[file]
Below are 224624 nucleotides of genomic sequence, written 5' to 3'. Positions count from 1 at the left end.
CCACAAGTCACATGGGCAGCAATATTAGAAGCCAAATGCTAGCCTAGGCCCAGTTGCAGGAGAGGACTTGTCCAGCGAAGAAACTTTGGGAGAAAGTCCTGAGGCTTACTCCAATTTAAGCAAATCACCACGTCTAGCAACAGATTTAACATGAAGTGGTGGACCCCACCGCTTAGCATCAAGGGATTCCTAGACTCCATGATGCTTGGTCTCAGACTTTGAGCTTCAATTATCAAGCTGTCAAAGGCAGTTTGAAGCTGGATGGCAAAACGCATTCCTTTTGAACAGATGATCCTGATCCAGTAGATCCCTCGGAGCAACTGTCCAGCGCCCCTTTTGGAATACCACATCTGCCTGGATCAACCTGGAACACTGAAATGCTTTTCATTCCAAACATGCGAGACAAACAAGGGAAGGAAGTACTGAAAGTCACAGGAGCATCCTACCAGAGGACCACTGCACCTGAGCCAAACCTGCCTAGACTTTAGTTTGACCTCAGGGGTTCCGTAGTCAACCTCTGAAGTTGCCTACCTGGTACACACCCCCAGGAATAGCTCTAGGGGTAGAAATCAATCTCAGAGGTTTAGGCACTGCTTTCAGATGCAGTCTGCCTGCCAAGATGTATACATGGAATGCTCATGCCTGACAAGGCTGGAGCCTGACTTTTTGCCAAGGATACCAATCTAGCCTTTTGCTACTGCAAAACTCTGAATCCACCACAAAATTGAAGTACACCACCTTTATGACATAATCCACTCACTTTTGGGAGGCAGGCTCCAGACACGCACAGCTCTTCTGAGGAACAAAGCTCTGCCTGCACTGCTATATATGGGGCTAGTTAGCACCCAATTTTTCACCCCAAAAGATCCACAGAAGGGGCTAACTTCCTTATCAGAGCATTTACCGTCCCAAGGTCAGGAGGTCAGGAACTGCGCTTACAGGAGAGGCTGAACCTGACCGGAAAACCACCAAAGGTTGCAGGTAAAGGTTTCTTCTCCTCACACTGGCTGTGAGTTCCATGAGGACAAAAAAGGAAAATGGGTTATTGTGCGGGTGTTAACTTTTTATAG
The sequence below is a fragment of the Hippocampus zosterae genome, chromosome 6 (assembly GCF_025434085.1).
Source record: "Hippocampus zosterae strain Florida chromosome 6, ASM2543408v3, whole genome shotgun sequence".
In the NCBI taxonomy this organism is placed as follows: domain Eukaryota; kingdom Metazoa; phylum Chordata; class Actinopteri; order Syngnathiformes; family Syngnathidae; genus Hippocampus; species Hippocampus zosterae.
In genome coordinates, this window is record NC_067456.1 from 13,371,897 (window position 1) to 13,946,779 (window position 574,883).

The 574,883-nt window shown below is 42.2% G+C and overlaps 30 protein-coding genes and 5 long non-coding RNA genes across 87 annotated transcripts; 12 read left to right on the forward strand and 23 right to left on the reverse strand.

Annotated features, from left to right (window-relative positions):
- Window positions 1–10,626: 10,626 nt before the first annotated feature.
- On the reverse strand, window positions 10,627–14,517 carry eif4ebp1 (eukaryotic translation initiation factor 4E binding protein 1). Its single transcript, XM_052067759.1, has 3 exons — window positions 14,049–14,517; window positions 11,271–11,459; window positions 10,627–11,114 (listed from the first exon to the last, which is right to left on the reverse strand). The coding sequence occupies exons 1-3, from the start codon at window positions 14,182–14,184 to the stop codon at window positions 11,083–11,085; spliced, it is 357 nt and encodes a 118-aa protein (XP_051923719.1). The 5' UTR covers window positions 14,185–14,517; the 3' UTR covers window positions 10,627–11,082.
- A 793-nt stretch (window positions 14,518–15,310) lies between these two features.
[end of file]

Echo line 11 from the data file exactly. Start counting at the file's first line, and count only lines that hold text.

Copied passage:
- A 793-nt stretch (window positions 14,518–15,310) lies between these two features.